By Stephanie Sharpe
They say no news is good news, and with the exception of the SDLT exemption for most first-time house buyers the November Budget contained little in the way of surprises.
The Personal Allowance will go up to £11,850 from April and the basic-rate tax band up to £34,500, both increases in line with inflation.
For people of working age, the pensions lifetime savings allowance rises to £1,030,000 but this aside, the pension rules and reliefs were left unchanged.
Trusts were left alone although we have a Consultation to look forward to next year to look at how to make the taxation of Trusts “simpler, fairer and more transparent”. The key word here is transparent – we are currently working on registering all Trusts with a tax liability on HMRC’s new Trust Register following new Anti-Money Laundering regulations which came into force on 26 June this year. This is an enormous exercise in data gathering, presumably to try to fill the “tax-gap”.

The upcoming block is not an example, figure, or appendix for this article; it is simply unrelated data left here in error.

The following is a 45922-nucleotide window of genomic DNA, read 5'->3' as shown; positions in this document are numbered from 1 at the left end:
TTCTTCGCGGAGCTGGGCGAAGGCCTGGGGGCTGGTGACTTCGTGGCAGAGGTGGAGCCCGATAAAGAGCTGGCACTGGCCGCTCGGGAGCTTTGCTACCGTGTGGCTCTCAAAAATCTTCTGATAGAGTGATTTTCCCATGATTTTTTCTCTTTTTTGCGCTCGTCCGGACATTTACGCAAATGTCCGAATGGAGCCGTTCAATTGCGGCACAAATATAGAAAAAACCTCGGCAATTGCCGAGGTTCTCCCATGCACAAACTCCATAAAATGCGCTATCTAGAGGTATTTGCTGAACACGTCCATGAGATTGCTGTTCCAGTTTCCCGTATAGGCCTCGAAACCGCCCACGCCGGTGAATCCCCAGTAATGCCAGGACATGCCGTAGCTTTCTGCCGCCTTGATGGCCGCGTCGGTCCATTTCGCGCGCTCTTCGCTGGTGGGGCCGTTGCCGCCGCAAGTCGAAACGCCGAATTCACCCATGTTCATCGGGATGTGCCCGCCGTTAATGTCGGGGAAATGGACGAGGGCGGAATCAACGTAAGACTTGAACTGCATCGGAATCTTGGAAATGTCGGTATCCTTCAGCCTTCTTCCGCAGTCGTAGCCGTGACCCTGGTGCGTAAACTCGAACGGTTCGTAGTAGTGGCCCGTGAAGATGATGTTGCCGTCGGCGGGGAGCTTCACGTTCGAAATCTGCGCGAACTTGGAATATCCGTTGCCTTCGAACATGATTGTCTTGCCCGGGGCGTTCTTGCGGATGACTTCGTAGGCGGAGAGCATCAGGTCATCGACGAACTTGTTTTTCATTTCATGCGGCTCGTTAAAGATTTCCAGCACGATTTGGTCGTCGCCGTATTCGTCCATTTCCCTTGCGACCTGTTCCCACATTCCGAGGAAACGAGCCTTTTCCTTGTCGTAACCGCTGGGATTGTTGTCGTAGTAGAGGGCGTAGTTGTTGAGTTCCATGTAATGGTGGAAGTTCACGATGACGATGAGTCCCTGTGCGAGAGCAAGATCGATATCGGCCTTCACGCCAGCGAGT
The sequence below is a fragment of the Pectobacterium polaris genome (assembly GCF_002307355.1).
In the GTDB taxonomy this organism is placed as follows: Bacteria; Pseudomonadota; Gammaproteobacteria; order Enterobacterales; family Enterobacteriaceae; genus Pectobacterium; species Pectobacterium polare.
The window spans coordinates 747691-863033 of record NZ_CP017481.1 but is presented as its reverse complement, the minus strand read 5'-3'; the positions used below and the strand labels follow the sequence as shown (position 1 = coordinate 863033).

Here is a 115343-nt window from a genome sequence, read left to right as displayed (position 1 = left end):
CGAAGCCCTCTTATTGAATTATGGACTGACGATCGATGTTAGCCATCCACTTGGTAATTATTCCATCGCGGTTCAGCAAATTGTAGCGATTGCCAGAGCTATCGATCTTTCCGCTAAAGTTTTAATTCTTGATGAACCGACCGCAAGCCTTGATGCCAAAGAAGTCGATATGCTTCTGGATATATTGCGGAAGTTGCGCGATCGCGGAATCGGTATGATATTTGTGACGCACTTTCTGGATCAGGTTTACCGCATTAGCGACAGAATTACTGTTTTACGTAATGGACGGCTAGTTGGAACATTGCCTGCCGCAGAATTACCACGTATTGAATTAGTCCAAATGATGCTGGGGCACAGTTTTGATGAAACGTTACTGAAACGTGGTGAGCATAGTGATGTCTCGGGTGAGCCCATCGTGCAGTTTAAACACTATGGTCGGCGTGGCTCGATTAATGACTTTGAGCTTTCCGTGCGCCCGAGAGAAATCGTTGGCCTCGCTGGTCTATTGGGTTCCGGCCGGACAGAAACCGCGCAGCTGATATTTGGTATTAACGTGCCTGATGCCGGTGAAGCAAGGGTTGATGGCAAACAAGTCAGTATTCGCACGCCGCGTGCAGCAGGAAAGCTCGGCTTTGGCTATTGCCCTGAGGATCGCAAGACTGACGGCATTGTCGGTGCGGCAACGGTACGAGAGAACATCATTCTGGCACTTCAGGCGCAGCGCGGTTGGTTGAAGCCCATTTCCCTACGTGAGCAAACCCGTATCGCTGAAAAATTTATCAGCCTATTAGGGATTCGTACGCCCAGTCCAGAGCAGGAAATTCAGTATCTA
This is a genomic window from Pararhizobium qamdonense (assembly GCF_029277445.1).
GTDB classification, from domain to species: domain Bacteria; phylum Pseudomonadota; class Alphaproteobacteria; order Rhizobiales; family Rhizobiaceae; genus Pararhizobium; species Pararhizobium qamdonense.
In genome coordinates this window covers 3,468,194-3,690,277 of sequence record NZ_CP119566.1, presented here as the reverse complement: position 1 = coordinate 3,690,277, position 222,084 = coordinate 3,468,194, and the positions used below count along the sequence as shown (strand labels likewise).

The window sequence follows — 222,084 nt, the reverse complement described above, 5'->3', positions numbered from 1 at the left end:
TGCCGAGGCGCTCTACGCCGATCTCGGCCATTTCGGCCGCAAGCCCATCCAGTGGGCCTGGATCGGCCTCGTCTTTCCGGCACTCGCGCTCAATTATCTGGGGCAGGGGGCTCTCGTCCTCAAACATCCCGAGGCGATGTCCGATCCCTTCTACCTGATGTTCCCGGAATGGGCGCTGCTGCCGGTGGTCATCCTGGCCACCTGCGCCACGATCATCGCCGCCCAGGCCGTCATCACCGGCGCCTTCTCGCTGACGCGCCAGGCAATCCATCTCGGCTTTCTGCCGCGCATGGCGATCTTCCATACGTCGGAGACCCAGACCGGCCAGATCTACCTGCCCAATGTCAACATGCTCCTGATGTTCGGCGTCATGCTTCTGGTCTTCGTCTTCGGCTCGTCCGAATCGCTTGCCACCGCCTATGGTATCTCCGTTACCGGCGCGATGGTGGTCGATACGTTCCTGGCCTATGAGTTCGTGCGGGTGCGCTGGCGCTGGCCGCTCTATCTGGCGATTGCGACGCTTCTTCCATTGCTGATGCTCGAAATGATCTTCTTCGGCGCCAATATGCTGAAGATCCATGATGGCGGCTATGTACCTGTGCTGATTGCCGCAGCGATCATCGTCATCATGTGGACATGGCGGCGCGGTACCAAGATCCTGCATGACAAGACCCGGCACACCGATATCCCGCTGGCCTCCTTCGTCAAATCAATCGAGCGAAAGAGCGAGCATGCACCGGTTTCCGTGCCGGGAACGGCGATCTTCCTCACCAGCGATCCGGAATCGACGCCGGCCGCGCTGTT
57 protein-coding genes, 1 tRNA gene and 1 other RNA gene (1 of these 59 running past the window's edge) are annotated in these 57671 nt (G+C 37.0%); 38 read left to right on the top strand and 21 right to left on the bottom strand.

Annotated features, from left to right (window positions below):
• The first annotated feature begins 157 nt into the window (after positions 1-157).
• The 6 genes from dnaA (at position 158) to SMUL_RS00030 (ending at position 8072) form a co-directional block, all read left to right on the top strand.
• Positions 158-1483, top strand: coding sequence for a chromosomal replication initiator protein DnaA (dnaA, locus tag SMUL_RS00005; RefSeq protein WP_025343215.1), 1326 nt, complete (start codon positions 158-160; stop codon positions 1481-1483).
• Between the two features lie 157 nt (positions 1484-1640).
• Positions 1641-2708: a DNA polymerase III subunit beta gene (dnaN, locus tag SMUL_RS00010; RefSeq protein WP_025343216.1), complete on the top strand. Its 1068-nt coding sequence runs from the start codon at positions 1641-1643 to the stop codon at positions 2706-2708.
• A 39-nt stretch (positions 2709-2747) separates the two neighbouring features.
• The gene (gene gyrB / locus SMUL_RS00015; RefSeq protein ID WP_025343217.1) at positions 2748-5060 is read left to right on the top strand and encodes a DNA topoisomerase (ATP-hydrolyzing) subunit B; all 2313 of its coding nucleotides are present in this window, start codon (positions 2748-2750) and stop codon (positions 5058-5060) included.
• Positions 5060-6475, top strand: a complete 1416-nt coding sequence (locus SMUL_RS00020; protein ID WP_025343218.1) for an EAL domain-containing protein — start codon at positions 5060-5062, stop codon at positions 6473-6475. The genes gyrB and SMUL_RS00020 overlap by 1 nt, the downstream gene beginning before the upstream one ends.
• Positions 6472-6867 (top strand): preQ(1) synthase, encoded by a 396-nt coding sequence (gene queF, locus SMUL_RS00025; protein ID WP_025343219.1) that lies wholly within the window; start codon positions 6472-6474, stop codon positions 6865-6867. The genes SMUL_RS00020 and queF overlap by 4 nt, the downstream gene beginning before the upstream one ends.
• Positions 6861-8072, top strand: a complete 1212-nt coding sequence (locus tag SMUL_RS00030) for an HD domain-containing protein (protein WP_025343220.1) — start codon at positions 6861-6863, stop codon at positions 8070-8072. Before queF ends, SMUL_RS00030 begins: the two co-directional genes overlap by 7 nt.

Capital Gains Tax featured slightly, the Annual Exemption will go up to £11,700 for individuals and rates are unchanged. For companies there is more change as indexation allowance will be frozen at December 2017. Non Residents have had to pay Capital Gains Tax on UK residential property gains since 2015, and from April 2019 it is proposed to extend this to commercial property and land.
Savers were disappointed as ISA limits were frozen at £20,000 although Junior ISAs and Child Trust Fund subscription limits go up to £4,260.
Finally Inheritance Tax. Many will have breathed a sigh of relief when no changes were announced to Business Property Relief or Agricultural Property Relief, both seen as potential targets for the Chancellor. The increase in the Residence Nil Rate Band to £125,000 was confirmed, but no simplification of the rules was forthcoming which many think was a missed opportunity.
All in all, it was an undramatic event. Additional cash was found for the NHS which they immediately said was not enough – any of us could have guessed that would happen.
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